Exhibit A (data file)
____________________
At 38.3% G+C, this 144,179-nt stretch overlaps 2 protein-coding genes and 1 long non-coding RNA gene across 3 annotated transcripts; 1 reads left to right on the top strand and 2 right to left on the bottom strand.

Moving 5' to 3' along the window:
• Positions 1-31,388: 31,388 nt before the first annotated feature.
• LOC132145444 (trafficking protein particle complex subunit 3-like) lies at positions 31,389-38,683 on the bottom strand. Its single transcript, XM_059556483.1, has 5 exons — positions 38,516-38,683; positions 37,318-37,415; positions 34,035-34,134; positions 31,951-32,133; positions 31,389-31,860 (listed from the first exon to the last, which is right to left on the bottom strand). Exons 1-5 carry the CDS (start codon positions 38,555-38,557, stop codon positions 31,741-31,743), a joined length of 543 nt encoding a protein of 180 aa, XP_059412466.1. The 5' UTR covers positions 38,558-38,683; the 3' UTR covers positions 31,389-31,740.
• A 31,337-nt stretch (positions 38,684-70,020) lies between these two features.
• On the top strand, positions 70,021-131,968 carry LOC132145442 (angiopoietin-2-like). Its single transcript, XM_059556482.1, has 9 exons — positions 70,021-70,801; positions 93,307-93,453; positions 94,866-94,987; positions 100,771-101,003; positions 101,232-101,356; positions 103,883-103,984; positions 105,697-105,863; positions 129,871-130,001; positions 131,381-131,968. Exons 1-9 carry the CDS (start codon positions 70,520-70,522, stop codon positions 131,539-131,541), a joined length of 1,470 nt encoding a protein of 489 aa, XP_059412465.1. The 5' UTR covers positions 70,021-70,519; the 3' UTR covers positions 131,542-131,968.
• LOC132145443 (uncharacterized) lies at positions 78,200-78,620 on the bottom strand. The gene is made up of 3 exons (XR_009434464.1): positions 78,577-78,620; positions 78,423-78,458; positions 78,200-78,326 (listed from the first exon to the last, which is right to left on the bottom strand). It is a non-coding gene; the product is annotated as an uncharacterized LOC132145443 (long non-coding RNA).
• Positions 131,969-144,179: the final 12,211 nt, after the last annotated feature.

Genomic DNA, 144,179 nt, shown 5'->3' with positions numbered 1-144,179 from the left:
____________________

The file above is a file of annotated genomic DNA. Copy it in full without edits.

At 38.3% G+C, this 144,179-nt stretch overlaps 2 protein-coding genes and 1 long non-coding RNA gene across 3 annotated transcripts; 1 reads left to right on the top strand and 2 right to left on the bottom strand.

Moving 5' to 3' along the window:
• Positions 1-31,388: 31,388 nt before the first annotated feature.
• LOC132145444 (trafficking protein particle complex subunit 3-like) lies at positions 31,389-38,683 on the bottom strand. Its single transcript, XM_059556483.1, has 5 exons — positions 38,516-38,683; positions 37,318-37,415; positions 34,035-34,134; positions 31,951-32,133; positions 31,389-31,860 (listed from the first exon to the last, which is right to left on the bottom strand). Exons 1-5 carry the CDS (start codon positions 38,555-38,557, stop codon positions 31,741-31,743), a joined length of 543 nt encoding a protein of 180 aa, XP_059412466.1. The 5' UTR covers positions 38,558-38,683; the 3' UTR covers positions 31,389-31,740.
• A 31,337-nt stretch (positions 38,684-70,020) lies between these two features.
• On the top strand, positions 70,021-131,968 carry LOC132145442 (angiopoietin-2-like). Its single transcript, XM_059556482.1, has 9 exons — positions 70,021-70,801; positions 93,307-93,453; positions 94,866-94,987; positions 100,771-101,003; positions 101,232-101,356; positions 103,883-103,984; positions 105,697-105,863; positions 129,871-130,001; positions 131,381-131,968. Exons 1-9 carry the CDS (start codon positions 70,520-70,522, stop codon positions 131,539-131,541), a joined length of 1,470 nt encoding a protein of 489 aa, XP_059412465.1. The 5' UTR covers positions 70,021-70,519; the 3' UTR covers positions 131,542-131,968.
• LOC132145443 (uncharacterized) lies at positions 78,200-78,620 on the bottom strand. The gene is made up of 3 exons (XR_009434464.1): positions 78,577-78,620; positions 78,423-78,458; positions 78,200-78,326 (listed from the first exon to the last, which is right to left on the bottom strand). It is a non-coding gene; the product is annotated as an uncharacterized LOC132145443 (long non-coding RNA).
• Positions 131,969-144,179: the final 12,211 nt, after the last annotated feature.

Genomic DNA, 144,179 nt, shown 5'->3' with positions numbered 1-144,179 from the left: